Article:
Often times, when you are facing a criminal offense, prosecutors will offer to allow you to plead guilty to a certain count, dismiss the rest of the charges, with an agreement as to what the penalty will be. Typically this occurs in close to 90%+ of cases. Usually the parties come to an agreement, the plea agreement is entered into knowing what the penalty is in advance (or within a certain range), and the parties move forward informed. However, sadly, there are some occasions where the prosecutor’s offer is so outrageous or so out of line with what the defense believes to be reasonable, that set terms can’t be agreed upon. That leaves the defense attorney and his/her client to make a tough call: trial or pleading open. If the defense attorney believes that winning at trial is a long shot, pleading open or going pleading blind may be the best option.
What is pleading open? Simply put, it’s falling on the mercy of the court and arguing over what penalty should be received. That can be to a single count (if the parties are in agreement on the remaining counts) or to all charges (if there is zero agreement on any counts). While pleading guilty to all charges may not seem like a reasonable thing to do, many times counts merge with one another and the total penalty range is capped at the lead charge penalty range, so pleading to all counts doesn’t increase the total risk. If that isn’t the case and consecutive sentencing is a real concern, that is something the defense attorney and his/her client should discuss at great length to understand the risks associated with that decision.
But, as you are reading this, you may be thinking, “why on earth would I plead open to everything with no limitation on the potential sentence and risk involved?” That’s not an uniformed question. There is no doubt that pleading open comes with risks — but, they can be calculated if done appropriately. What are the risks? You are subject to the full penalty or maximum sentence. You are subject to maximum fines. You are subject to pleading guilty to all charges. You are truly risking a lot.
Yet, pleading open is still done all over the country on a daily basis. Why?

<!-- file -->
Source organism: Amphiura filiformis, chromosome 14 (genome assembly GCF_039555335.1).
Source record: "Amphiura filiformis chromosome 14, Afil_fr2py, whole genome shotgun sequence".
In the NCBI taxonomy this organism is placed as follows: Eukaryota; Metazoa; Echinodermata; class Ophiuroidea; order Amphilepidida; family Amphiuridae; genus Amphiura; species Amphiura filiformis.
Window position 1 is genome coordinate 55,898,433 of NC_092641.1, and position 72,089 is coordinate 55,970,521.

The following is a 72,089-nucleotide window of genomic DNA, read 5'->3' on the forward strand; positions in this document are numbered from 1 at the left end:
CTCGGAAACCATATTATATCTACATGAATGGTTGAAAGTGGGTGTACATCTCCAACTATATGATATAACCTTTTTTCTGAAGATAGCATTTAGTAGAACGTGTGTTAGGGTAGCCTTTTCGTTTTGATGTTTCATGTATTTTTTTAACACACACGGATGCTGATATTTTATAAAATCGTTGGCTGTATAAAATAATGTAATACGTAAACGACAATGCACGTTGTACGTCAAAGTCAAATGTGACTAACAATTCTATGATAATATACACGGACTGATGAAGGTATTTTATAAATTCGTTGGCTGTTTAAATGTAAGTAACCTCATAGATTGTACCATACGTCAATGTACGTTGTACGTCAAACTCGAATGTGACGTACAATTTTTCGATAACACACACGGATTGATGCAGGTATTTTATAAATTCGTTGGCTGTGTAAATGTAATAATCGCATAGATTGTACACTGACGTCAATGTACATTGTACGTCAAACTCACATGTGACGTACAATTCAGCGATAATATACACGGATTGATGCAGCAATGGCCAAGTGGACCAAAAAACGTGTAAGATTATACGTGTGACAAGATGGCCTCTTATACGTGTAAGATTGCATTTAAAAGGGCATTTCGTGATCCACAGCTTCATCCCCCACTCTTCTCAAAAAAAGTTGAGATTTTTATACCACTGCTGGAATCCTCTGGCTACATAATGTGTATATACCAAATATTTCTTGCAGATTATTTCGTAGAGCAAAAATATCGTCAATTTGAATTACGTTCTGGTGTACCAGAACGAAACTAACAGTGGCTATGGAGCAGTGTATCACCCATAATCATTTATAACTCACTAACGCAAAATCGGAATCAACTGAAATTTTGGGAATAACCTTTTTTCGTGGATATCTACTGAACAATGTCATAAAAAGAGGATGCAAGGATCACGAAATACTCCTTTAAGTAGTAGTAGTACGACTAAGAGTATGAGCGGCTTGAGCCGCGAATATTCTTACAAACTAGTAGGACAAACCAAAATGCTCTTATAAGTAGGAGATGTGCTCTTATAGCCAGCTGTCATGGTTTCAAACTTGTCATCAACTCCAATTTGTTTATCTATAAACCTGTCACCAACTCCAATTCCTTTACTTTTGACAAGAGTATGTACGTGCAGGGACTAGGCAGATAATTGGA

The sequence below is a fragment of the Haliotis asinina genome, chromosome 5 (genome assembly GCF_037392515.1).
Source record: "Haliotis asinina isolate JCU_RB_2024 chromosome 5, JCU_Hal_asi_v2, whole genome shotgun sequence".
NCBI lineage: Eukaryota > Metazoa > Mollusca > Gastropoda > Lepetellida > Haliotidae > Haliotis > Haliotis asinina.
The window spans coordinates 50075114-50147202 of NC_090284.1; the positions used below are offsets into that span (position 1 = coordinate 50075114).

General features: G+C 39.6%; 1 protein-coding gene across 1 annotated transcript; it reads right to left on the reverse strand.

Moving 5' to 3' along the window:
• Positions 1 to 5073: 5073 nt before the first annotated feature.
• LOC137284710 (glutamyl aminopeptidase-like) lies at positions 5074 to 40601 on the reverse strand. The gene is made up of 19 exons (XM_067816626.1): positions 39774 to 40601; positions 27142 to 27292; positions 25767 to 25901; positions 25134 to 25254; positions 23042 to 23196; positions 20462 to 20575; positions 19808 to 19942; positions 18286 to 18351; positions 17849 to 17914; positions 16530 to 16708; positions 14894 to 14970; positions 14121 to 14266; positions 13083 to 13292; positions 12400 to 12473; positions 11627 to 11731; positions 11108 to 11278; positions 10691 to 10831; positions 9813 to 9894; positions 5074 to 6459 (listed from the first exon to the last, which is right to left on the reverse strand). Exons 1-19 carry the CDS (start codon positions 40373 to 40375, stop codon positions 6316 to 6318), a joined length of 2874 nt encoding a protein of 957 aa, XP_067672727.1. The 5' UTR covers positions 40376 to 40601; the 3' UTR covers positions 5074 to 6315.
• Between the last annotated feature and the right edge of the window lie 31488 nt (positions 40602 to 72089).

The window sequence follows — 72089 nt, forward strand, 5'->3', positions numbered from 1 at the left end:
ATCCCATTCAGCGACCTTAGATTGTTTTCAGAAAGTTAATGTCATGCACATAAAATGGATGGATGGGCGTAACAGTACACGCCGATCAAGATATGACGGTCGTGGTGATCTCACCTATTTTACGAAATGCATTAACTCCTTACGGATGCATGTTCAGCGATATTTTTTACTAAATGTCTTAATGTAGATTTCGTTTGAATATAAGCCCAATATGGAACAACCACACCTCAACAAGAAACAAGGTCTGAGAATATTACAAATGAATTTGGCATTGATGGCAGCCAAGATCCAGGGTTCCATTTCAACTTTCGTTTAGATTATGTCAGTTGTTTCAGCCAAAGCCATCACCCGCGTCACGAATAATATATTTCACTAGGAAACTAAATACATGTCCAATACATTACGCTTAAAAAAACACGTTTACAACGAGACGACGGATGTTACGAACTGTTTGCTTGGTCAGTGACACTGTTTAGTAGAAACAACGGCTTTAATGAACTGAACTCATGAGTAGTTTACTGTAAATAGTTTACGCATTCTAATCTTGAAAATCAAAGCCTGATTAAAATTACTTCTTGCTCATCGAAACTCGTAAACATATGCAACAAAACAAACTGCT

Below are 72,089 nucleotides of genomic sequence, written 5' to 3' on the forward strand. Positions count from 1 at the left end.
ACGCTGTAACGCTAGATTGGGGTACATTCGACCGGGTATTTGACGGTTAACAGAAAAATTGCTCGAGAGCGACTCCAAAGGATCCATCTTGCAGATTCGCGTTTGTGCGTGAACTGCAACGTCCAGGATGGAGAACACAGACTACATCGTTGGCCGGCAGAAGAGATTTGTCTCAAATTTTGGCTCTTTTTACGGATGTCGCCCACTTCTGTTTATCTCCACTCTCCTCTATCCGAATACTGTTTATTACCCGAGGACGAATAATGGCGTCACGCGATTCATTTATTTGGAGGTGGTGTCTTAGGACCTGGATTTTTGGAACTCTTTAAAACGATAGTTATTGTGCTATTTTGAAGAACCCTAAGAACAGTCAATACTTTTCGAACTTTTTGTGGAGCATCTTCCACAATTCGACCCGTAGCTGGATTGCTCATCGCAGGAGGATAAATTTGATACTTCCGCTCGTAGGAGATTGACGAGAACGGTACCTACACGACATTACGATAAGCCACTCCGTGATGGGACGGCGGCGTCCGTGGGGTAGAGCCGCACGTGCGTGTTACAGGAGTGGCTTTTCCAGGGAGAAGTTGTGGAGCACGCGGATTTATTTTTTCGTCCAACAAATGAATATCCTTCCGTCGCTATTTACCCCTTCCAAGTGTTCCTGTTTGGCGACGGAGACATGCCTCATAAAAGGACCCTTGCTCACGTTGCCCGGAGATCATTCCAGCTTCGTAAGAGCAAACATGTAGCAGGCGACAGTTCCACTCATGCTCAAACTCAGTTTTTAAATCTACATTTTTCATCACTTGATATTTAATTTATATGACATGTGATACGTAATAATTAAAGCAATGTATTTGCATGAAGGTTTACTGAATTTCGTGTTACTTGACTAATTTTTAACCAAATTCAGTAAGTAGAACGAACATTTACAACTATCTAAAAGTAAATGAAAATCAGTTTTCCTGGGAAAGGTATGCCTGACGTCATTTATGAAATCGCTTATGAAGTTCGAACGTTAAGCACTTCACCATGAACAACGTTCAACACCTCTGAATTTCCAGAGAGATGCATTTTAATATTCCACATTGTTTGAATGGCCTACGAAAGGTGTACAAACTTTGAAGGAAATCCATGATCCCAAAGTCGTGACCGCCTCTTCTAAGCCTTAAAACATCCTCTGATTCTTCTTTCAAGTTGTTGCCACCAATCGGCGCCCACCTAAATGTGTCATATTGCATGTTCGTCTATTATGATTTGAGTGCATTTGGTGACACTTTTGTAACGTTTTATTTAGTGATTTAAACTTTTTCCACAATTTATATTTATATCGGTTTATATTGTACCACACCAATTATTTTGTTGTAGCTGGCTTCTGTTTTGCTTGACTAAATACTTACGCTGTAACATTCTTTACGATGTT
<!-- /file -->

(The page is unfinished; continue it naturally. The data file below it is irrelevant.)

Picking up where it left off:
Many times that someone is pleading open is because the prosecutor is being wholly unreasonable and trial doesn’t make sense — and, the defense attorney believes that the judge will be more reasonable. When you are pleading guilty, you are accepting responsibility for what you did. That is a statutory mitigator — and a huge one at that. Judges like to see that people accept responsibility for mistakes they made — saving tax payer dollars, court resources, time, and decreasing juror demand. While it is unconstitutional for a judge to increase a penalty for taking a case to trial, aka a “trial tax”, nevertheless it does occur but through a different means, because the defendant loses the huge mitigator of accepting responsibility for the offense(s). Thus, the penalty is usually harsher after trial.
So, if you have a case that shouldn’t go to trial, but the prosecutor is being unreasonable, and you trust the judge (a huge factor to consider), a defense attorney may choose to go open. This signals to the judge that you are willing to accept responsibility but clearly you believe the offer from the State is out of line. Pleading open to the court signals to the judge that what has been extended to resolve the case is clearly out of line with what should be the penalty. The defense attorney can then put on a show at the sentencing hearing as to why what the state is asking for is out of line and why a more reasonable offer is available.
Any experienced attorney can walk you through whether going open is in your best interest. Clearly there are risks, but when the proposed penalty of the prosecutor is way out of line, usually the risks is worth it if your defense attorney trusts and has experience with the judge. As long as the defendant goes into the open sentencing aware of the risks and rewards, it can be a beneficial risk worth taking. It can also put the prosecutor in their place or remind them what is truly reasonable. Which, for any defense attorney, is always fun.
If you or somebody you know has recently been accused of a crime or has questions about the criminal case process, contact the experienced criminal defense attorneys in Indianapolis at Banks & Brower, LLC. We are available 24/7/365 by calling us at (317) 870-0019 or by emailing firstname.lastname@example.org.